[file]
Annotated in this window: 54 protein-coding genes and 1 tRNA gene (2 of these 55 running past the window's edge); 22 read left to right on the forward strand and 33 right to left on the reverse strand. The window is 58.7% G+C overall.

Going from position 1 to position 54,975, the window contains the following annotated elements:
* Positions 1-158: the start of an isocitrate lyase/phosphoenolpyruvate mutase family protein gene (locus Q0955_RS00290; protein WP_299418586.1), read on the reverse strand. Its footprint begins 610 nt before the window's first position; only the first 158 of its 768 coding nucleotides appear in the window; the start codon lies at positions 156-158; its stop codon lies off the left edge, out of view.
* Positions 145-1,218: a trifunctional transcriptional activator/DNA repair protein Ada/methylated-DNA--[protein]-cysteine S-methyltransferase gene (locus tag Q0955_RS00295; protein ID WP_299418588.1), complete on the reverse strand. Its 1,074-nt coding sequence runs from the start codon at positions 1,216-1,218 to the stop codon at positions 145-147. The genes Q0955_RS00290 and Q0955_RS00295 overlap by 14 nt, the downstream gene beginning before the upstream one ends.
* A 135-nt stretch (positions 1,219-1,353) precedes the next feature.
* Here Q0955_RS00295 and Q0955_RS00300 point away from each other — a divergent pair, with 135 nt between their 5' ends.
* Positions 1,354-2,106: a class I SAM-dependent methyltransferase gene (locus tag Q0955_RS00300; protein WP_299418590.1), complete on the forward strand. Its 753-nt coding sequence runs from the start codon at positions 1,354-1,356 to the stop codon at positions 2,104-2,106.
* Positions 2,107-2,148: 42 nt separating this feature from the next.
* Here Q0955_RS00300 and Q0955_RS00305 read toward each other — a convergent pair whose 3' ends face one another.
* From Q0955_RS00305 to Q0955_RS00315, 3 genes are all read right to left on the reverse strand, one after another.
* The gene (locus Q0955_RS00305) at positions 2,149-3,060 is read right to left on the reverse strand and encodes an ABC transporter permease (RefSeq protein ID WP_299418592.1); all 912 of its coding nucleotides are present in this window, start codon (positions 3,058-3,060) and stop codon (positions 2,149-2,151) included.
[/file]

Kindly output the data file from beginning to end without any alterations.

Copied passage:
Annotated in this window: 54 protein-coding genes and 1 tRNA gene (2 of these 55 running past the window's edge); 22 read left to right on the forward strand and 33 right to left on the reverse strand. The window is 58.7% G+C overall.

Going from position 1 to position 54,975, the window contains the following annotated elements:
* Positions 1-158: the start of an isocitrate lyase/phosphoenolpyruvate mutase family protein gene (locus Q0955_RS00290; protein WP_299418586.1), read on the reverse strand. Its footprint begins 610 nt before the window's first position; only the first 158 of its 768 coding nucleotides appear in the window; the start codon lies at positions 156-158; its stop codon lies off the left edge, out of view.
* Positions 145-1,218: a trifunctional transcriptional activator/DNA repair protein Ada/methylated-DNA--[protein]-cysteine S-methyltransferase gene (locus tag Q0955_RS00295; protein ID WP_299418588.1), complete on the reverse strand. Its 1,074-nt coding sequence runs from the start codon at positions 1,216-1,218 to the stop codon at positions 145-147. The genes Q0955_RS00290 and Q0955_RS00295 overlap by 14 nt, the downstream gene beginning before the upstream one ends.
* A 135-nt stretch (positions 1,219-1,353) precedes the next feature.
* Here Q0955_RS00295 and Q0955_RS00300 point away from each other — a divergent pair, with 135 nt between their 5' ends.
* Positions 1,354-2,106: a class I SAM-dependent methyltransferase gene (locus tag Q0955_RS00300; protein WP_299418590.1), complete on the forward strand. Its 753-nt coding sequence runs from the start codon at positions 1,354-1,356 to the stop codon at positions 2,104-2,106.
* Positions 2,107-2,148: 42 nt separating this feature from the next.
* Here Q0955_RS00300 and Q0955_RS00305 read toward each other — a convergent pair whose 3' ends face one another.
* From Q0955_RS00305 to Q0955_RS00315, 3 genes are all read right to left on the reverse strand, one after another.
* The gene (locus Q0955_RS00305) at positions 2,149-3,060 is read right to left on the reverse strand and encodes an ABC transporter permease (RefSeq protein ID WP_299418592.1); all 912 of its coding nucleotides are present in this window, start codon (positions 3,058-3,060) and stop codon (positions 2,149-2,151) included.